SAN FRANCISCO (Reuters) - Google Inc (GOOG.O) is stepping up efforts to infuse its search engine into the operations of the most technically sophisticated corporations as well as the least digitally savvy businesses.
The Internet search giant unveiled a pair of new products on Tuesday aimed at large corporations with strict technology requirements and at small businesses that may not even have Web sites, respectively.
The move comes as Google’s growth slows from its previous double-digit percentage levels, amid a challenging economic environment and a sharp industry-wide slowdown in the advertising spending that it depends on.
Google’s latest version of its Search Appliance, first introduced in 2001, takes aim at the high-end of the market.
The sleek yellow boxes, based on hardware from Dell Inc DELL.O and Intel Corp (INTC.O), come loaded with Google software and allow companies to harness Google’s search capabilities to cull through their own internal documents.
Instead of the three separate models of the appliance it previously offered, Google will now sell two boxes: the GB 7007, which can index between 500,000 and 10 million documents, and the GB 9009, which can index 30 million documents.
More importantly, customers can now string together multiple appliances so, for instance, an index of 1 billion company documents can be quickly searched by a company’s employees.
New security and customization features mean that different departments within a company can link their appliances, giving certain users -- say those with a higher security clearance at a federal agency -- access to a broader set of search results than would have been presented to others.
The goal is to make search the “unifying glue” across an organization’s various departments, said Nitin Mangtani, Google’s senior product manager for enterprise search.
Mangtani said the entry-level 7007 model costs $30,000, including two years of support. Google does not disclose pricing on the 9009 model but notes that the price is less than the 7007 on a price-per-document basis.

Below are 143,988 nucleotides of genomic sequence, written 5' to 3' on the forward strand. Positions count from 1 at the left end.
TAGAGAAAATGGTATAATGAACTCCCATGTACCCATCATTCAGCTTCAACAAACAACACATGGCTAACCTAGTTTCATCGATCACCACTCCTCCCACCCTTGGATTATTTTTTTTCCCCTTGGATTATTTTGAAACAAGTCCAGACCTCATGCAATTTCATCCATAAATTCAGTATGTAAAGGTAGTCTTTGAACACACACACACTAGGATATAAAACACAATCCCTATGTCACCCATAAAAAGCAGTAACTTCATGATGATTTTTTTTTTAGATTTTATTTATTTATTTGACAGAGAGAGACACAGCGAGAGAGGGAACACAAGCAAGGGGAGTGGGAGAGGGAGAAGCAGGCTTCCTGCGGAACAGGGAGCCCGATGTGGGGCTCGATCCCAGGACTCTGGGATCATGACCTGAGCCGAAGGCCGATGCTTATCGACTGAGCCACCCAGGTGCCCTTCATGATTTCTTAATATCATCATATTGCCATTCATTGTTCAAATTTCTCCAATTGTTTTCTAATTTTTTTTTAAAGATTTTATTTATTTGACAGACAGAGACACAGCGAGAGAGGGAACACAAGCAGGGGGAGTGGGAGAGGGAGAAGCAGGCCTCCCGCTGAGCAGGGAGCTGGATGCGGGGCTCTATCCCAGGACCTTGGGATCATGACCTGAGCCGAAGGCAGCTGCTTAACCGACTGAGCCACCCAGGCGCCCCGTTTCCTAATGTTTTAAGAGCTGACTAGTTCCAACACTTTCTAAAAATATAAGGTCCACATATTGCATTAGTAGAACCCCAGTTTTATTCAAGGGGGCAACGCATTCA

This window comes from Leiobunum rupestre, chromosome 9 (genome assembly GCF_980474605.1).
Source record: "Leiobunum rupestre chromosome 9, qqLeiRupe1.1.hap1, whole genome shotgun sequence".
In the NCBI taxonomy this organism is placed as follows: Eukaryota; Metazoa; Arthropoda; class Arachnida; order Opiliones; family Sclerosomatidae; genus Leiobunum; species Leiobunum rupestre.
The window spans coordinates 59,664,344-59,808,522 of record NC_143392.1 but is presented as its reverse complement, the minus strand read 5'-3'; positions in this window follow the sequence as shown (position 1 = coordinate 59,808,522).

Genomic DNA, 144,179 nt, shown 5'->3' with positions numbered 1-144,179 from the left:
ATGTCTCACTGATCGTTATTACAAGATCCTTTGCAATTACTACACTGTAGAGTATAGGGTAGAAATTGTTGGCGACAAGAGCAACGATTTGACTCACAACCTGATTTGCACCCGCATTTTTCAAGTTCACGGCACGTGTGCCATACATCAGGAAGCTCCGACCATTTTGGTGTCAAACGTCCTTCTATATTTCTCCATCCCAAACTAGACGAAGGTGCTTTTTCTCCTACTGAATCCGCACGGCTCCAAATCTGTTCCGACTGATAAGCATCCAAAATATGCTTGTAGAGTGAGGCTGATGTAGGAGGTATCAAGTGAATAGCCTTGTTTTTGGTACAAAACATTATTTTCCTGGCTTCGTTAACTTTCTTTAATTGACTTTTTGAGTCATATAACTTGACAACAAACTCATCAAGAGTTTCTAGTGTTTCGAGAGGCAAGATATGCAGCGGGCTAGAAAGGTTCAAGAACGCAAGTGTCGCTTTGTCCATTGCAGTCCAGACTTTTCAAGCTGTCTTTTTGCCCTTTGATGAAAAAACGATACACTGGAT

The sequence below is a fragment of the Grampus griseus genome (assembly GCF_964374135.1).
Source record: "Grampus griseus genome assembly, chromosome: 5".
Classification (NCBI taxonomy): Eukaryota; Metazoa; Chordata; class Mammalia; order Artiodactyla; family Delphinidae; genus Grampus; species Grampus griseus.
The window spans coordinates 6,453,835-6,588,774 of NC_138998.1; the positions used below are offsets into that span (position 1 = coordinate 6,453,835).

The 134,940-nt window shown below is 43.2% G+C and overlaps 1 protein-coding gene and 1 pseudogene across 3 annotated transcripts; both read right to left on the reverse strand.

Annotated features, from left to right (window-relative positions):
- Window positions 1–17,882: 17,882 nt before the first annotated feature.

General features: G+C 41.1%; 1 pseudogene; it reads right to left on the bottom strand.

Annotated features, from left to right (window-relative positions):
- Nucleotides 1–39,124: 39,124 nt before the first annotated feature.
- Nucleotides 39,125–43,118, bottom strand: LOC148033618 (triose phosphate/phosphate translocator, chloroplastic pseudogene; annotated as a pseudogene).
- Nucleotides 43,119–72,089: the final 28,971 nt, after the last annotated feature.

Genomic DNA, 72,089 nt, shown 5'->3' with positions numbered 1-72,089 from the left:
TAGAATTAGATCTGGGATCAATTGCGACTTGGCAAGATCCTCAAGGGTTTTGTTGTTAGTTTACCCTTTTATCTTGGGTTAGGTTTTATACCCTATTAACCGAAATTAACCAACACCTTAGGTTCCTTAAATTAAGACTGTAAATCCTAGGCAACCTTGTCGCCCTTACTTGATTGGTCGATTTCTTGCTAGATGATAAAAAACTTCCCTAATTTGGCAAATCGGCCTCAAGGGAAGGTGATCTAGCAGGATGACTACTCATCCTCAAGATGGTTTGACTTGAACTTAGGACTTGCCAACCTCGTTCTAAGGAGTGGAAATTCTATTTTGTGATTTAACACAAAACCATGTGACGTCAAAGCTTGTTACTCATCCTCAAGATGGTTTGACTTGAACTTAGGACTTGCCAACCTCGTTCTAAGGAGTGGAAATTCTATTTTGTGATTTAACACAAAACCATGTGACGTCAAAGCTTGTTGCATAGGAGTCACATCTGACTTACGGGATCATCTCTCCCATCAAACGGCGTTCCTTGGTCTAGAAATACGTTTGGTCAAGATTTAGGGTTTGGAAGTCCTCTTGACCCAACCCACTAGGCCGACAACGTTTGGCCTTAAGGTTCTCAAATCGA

Sanford Bernstein analyst Jeff Lindsay said Google has struggled serving enterprise customers, who tend to be more demanding than the consumers that Google is accustomed to building products for.
But he expects Google to make a renewed push to boost its business with corporations this year.
Lindsay estimates that Google’s enterprise business will generate $240 million in sales this year, with the majority from enterprise applications like corporate gmail, rather than the search appliance -- a small fraction of the $22.7 billion in total revenue that analysts expect Google to record.
In a separate product launch on Tuesday, Google introduced a new “dashboard” for its core search site that provides local businesses with information about Web searches relating to their companies.
Based on Google’s analysis of the data it collects across its network of online services, including Google Search and Google Maps, a pizzeria for instance could find out how many people are clicking on its store hours, or which zip code is the most common among diners seeking driving directions.
The product is free, and is intended to showcase the usefulness of online data analysis to local businesses, many of whom may not even have their own Web site, said Carter Maslan, director of product management for local search.
Does Google expect that any of those newly-enlightened customers could then decide to advertise through Google’s Internet search system?
“That’s definitely a feasible path,” Maslan said.
Reporting by Alexei Oreskovic; Editing by Edwin Chan